Up to 600,000 patients will face significant disruption as a result of the government’s proposed funding cuts to the pharmacy budget in England, according to analysis by information and technology services company IMS Health.
In total, IMS Health’s analysis estimates that 2,442 pharmacies in England will be at risk of moderate to very high financial impact from the cuts. This affect will be felt strongest in London, with almost 30% of the 1,643 pharmacies in the London area being placed at “moderate” or “high risk”.
IMS analysed the gross profit of each pharmacy, looking at NHS income from prescriptions and the establishment payment, over-the-counter sales, and the geographic “clustering” of pharmacies.
Presenting the analysis results at a webinar hosted by IMS Health on 21 July 2016, Jonathan Carney, senior principal in supplier services at IMS Health, said pharmacies put at risk of closure by the proposed cuts were more likely to be in cities like London and Manchester.
IMS Health deemed pharmacies to be at risk if they had low gross profit and if more than 15% of this profit came from the establishment payment, which the government has suggested may be phased out as part of its “efficiency” drive. The £25,000 annual payment is made to pharmacies dispensing more than 2,500 prescriptions per month.
A total of 456 pharmacies were deemed at “very high risk of significant impact” and IMS Health identified these as having the lowest gross profit with more than 20% of their gross profit from the establishment fee. Of these pharmacies, 269 are within a ten-minute walk of another pharmacy.
Carney explained that pharmacy closures are most likely to happen among the pharmacies identified as being the most “high risk”, but said for pharmacies at “moderate risk”, purchasing will be the first area of focus for saving money.
“This is to some extent easier to action than removing staff. However, [moderate risk pharmacies] tend to be lower turnover pharmacies and are unlikely to make up all the lost revenue via purchasing efficiencies only,” he added.
IMS calculated that the cuts could cause significant disruption for between 110,000 and 600,000 patients across England in total, with the cuts likely to have a knock-on effect on other health services, such as A&E departments and GP practices.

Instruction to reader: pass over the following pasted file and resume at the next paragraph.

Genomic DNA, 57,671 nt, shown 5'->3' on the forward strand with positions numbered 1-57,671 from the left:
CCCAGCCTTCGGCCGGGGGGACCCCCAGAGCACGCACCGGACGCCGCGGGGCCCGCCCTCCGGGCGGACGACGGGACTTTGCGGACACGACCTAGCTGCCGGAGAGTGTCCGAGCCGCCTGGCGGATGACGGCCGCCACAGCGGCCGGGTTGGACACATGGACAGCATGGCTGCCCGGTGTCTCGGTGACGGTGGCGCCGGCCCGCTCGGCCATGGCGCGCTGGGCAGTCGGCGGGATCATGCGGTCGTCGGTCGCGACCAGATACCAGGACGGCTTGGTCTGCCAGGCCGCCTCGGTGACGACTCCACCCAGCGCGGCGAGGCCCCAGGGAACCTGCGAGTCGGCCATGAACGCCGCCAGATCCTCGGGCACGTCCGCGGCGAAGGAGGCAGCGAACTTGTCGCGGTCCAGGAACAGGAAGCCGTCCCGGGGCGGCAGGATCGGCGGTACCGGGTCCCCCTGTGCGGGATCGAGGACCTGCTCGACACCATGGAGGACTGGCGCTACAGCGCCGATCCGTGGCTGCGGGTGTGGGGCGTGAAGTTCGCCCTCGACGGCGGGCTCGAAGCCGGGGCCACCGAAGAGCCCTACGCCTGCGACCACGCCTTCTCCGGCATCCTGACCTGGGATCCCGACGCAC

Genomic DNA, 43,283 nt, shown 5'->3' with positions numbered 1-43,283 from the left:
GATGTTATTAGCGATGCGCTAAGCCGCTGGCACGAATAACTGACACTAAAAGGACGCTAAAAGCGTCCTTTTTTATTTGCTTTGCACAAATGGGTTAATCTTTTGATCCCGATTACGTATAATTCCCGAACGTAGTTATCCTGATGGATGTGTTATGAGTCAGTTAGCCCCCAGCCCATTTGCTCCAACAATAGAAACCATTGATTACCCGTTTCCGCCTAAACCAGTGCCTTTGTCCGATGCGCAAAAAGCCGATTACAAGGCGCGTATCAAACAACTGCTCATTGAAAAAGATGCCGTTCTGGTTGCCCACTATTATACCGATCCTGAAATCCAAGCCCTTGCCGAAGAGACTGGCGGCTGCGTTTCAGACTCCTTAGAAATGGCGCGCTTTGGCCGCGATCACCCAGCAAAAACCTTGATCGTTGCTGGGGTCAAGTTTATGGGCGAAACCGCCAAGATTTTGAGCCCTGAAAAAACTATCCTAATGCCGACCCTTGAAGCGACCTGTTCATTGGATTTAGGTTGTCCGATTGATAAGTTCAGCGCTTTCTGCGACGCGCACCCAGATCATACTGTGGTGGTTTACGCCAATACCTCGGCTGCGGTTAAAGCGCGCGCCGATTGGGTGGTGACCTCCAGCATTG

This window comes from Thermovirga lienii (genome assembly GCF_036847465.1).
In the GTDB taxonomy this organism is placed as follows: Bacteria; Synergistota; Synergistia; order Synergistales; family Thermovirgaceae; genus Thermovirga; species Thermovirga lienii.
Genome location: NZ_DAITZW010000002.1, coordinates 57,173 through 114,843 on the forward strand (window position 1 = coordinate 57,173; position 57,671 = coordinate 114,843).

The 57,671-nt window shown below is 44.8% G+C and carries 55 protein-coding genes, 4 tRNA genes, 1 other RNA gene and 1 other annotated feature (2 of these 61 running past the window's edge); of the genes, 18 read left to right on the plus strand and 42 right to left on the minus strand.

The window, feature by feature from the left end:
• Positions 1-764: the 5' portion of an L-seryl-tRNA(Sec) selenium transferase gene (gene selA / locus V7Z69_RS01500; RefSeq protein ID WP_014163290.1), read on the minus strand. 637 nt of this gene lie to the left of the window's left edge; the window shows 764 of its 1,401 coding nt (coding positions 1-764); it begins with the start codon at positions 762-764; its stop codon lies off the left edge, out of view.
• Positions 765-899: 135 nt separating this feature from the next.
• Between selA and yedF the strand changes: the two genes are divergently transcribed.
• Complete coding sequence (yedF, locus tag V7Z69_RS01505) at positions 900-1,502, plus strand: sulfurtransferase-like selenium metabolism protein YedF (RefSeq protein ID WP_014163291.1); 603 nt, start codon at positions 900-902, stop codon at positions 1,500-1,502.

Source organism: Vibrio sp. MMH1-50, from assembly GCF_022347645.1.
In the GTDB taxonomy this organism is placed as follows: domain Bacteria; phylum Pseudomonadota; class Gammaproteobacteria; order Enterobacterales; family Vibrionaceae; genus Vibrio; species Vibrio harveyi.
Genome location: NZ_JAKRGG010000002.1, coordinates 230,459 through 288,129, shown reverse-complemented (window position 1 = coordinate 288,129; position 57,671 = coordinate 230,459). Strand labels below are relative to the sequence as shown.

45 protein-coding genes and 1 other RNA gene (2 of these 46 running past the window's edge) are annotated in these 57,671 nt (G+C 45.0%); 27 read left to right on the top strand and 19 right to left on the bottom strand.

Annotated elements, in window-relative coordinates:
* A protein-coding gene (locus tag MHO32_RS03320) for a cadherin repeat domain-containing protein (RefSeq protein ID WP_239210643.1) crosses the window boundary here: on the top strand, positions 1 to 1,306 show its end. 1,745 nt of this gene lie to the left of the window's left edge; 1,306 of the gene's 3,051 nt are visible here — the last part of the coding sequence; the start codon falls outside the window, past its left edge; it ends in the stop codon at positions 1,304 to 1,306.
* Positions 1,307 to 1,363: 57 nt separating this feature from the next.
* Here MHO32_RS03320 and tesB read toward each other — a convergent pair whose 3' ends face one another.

Also speaking at the webinar, Sandra Gidley, chair of the English Pharmacy Board of the Royal Pharmaceutical Society, said that the “short-sighted” cuts had been driven by the government treasury and that the impact on patients had not been given any thought.
IMS Health says that there are 960 independent community pharmacies at risk of closure, the highest number in any ownership category, although 39% of supermarket pharmacies were at risk, the highest percentage in any category. There were 585 pharmacies at risk in “managed chains” (i.e. Boots and Lloyds), 373 in supermarkets, 175 in groups with more than 25 branches (e.g. Day Lewis), 155 in other national multiples (e.g. Superdrug), 115 in groups with 10 to 25 branches and 73 in groups with 6 to 9 branches.
Gidley said there is probably more “nuance” to the figures than the analysis might suggest, because independent community pharmacists who have paid off their debts would probably be able to survive the impact of the budget cuts. But younger pharmacists who still have debts would suffer.
IMS Health also found a high degree of variation in the proportion of pharmacies at risk within each clinical commissioning group (CCG). In Haringey CCG in London, for example, 48% of pharmacies were at risk of closure, whereas some other CCGs, not identified by IMS Health, had no pharmacies at risk. Of the 25 CCGs with the highest proportion of pharmacies at risk, 12 were in the London area.
Also speaking at the webinar, Rob Darracott, chief executive of Pharmacy Voice, which represents the community pharmacy sector in England, said the outcome of the cuts would be dependent on how they are implemented. He highlighted that the government has not released any firm plans for the cuts but said it was clear the establishment payment would be affected.
The Department of Health announced in December 2015 that the budget for community pharmacy would be cut from £2.8bn to £2.63bn, a 6% reduction. Details of the proposed cuts were expected in July 2016, but have been delayed by the government reshuffle.